PANEL STUDY II: IMPACT OF COVID-19 ON SMALL- AND MEDIUM-SIZED ENTERPRISES IN IRAQ
Movement restrictions and curfews to curb the spread of the COVID-19 virus initially had a severe impact on small- and medium-sized enterprises (SMEs) in Iraq. Despite the lessening of lockdowns across the country, SMEs continued to be affected negatively. To measure the losses and investigate how SMEs are coping with the economic impact as the pandemic continues, the International Organization for Migration (IOM) in Iraq, the Food and Agriculture Organization (FAO), and the International Trade Center (ITC) launched a panel study following 893 enterprises representing 16 different sectors across 15 governorates of Iraq.
Findings show that between February and September SMEs have experienced reductions in production of 53 per cent and employment of 27 per cent, on average.
Between June and September, just over one quarter of businesses had difficulties accessing their most important inputs and half of SME owners faced lower domestic consumer sales. Thirty-eight per cent of SMEs interviewed reported that they were at risk of permanently shutting down in September. The SMEs in the study also experienced on average an increase in the gender gap from 1 woman per 13 men in February to 1 per 18 by the end of August.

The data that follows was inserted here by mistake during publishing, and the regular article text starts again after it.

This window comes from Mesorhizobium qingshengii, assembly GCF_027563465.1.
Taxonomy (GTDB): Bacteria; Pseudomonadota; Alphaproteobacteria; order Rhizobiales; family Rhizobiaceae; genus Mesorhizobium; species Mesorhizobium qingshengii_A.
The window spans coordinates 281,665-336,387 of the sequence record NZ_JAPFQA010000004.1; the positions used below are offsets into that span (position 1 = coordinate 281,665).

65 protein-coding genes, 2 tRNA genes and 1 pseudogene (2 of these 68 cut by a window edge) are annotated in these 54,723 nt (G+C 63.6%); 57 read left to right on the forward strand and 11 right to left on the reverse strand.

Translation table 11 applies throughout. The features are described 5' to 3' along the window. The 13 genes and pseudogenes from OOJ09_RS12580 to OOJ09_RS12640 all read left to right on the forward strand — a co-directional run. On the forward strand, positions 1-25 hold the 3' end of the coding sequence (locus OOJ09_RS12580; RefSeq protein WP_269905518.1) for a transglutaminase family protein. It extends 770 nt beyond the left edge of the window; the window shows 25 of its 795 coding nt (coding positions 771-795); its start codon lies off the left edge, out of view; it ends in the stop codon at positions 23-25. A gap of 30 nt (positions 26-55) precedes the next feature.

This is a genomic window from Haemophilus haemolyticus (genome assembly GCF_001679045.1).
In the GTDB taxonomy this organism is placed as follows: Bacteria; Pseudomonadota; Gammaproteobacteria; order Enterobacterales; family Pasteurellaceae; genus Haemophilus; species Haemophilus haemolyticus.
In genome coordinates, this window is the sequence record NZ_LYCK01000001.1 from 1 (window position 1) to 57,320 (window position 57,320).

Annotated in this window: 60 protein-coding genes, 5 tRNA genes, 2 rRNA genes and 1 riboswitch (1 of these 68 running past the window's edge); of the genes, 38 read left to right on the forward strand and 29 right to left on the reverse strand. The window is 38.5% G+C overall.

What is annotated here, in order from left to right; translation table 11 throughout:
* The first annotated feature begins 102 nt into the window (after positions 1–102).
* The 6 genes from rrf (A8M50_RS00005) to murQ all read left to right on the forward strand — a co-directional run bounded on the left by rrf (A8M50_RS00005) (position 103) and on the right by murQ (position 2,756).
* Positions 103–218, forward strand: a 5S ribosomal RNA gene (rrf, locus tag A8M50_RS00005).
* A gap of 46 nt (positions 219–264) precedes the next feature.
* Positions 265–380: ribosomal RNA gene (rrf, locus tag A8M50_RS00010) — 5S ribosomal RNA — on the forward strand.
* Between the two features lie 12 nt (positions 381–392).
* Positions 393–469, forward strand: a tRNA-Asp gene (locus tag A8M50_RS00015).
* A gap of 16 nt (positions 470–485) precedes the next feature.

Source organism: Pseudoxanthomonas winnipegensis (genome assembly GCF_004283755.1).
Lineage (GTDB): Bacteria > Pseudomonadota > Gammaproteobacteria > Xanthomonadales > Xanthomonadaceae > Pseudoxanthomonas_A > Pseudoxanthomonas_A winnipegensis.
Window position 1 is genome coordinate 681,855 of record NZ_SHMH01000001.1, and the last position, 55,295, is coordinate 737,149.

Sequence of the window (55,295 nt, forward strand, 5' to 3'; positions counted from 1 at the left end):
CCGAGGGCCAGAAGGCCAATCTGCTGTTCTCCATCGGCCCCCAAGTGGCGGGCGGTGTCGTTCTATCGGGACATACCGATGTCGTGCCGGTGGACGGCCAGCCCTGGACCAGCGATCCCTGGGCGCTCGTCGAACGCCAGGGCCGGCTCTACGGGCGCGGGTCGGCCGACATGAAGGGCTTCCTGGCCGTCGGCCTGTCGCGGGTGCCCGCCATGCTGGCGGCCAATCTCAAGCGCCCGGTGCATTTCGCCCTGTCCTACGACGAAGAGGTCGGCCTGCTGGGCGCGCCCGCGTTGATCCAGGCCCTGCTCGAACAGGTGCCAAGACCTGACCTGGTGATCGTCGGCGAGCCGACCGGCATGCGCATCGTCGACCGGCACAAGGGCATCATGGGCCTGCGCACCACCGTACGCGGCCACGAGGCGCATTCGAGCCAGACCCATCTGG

Between June and September, the most common approach to cope with financial challenges was to requested leniency in paying financial responsibilities, a deviation from June when the plurality SMEs resorted to laying off employees to stay afloat. Findings show some recovery in the labor market, possibly due to the pivot of SMEs’ strategies away from firing employees to save money. Findings also found increased revenue across all sectors between June and September, possibly due to rejuvenated economic activity and selling products at higher prices.
The first round of data collection took place from 22 June to 7 July 2020 and the second round from 9 to 18 September. A third round will take place in November and December 2020 to continue analyzing the impact of COVID-19 crisis on production, labor, revenues and access to inputs.